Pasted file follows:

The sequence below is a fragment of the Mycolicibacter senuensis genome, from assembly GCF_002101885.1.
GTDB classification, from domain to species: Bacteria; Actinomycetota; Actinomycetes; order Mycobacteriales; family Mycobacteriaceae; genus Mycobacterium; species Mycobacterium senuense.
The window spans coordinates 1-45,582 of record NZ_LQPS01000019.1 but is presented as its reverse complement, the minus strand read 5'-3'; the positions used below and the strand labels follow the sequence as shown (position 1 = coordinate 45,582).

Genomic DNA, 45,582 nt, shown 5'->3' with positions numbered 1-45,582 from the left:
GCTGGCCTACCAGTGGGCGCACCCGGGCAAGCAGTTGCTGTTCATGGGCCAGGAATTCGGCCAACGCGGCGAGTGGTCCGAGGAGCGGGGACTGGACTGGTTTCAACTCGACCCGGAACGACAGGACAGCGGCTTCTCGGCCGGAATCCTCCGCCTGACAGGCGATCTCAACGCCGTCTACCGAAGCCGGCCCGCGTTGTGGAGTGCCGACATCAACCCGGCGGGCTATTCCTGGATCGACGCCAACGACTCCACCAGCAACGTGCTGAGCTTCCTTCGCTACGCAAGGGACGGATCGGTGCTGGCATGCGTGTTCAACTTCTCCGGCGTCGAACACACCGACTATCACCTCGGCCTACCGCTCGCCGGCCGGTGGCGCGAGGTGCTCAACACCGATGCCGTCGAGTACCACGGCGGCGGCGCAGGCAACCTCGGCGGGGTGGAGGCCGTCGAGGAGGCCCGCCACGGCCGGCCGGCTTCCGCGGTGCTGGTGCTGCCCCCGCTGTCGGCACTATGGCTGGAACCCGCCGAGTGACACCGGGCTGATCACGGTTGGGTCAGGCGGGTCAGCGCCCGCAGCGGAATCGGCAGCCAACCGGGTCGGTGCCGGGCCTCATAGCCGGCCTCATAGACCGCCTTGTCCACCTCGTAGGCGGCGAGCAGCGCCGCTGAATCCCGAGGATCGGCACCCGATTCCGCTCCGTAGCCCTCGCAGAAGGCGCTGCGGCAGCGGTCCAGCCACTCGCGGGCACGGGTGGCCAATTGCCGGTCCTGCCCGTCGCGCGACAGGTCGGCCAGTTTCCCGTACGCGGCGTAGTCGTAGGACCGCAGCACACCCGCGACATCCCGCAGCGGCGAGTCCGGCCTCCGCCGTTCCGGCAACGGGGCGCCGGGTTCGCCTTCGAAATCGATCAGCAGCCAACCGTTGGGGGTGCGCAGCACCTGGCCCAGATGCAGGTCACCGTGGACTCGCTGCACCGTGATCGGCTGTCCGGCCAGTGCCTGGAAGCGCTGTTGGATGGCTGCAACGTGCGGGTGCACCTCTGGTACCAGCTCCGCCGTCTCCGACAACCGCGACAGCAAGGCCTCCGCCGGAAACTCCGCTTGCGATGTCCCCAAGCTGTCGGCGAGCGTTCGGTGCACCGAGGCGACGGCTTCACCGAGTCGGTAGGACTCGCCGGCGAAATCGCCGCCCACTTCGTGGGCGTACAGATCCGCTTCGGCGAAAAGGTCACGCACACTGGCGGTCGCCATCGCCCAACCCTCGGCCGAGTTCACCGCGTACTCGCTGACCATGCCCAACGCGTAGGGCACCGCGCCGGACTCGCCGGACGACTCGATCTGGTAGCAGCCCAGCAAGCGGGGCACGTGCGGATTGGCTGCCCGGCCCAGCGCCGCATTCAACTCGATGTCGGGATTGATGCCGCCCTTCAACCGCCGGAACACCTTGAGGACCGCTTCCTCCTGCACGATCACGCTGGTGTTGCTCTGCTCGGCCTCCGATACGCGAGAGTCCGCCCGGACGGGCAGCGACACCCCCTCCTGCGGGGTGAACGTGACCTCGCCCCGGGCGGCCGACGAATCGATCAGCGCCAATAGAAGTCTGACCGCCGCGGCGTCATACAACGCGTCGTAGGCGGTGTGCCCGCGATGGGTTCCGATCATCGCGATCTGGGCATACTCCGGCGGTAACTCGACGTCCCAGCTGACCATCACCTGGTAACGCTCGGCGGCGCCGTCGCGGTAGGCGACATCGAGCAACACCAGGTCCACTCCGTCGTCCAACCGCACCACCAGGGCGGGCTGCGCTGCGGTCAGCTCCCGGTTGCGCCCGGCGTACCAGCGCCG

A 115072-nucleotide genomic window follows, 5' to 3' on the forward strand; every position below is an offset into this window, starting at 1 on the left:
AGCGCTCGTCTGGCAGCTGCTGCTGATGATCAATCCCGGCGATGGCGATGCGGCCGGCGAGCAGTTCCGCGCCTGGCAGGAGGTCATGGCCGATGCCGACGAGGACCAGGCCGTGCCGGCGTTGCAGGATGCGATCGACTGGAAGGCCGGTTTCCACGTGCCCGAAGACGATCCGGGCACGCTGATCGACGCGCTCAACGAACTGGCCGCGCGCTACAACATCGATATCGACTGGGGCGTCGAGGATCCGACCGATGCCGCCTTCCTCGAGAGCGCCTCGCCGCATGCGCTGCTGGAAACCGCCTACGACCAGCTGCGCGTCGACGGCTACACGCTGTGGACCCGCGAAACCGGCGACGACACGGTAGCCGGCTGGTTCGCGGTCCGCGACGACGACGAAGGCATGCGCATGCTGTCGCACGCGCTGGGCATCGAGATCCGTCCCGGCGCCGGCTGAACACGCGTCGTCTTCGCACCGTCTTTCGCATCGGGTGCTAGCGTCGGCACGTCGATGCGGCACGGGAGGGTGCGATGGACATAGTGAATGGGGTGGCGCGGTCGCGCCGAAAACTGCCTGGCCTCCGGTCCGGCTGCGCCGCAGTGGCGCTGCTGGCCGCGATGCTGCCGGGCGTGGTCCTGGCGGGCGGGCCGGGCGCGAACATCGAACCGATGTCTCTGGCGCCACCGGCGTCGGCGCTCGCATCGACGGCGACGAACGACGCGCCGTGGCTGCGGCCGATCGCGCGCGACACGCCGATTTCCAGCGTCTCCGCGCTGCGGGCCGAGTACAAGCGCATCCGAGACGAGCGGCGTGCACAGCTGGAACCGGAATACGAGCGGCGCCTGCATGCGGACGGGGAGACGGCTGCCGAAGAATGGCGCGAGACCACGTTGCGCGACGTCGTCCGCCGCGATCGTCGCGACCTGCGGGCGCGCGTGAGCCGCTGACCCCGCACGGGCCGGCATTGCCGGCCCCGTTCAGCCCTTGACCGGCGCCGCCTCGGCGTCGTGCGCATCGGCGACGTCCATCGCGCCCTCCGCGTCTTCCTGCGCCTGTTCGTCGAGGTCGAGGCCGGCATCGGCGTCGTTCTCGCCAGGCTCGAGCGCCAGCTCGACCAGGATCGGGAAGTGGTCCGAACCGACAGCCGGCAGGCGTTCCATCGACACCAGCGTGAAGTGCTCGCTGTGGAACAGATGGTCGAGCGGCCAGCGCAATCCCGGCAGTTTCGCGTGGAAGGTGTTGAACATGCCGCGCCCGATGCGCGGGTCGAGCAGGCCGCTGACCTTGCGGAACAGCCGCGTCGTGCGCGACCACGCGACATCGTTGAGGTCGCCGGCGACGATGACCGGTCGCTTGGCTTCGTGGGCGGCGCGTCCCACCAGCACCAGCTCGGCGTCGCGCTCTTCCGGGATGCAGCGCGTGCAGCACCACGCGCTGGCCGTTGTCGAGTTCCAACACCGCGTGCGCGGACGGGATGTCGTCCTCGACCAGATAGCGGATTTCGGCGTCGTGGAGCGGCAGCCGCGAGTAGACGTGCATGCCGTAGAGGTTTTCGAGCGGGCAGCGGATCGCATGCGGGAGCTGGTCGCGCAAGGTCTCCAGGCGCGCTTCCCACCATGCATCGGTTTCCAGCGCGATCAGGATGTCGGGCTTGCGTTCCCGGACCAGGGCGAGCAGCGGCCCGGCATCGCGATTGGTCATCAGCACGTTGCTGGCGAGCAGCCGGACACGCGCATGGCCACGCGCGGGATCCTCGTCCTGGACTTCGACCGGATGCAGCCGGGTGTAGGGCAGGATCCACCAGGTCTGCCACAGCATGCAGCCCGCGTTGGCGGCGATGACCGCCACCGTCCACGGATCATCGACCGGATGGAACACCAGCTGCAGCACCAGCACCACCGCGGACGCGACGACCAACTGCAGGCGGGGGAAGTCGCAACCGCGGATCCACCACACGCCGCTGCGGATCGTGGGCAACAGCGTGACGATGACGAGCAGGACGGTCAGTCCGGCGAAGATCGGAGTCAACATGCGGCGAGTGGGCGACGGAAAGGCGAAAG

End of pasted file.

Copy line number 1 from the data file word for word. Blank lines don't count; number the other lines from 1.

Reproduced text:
The sequence below is a fragment of the Mycolicibacter senuensis genome, from assembly GCF_002101885.1.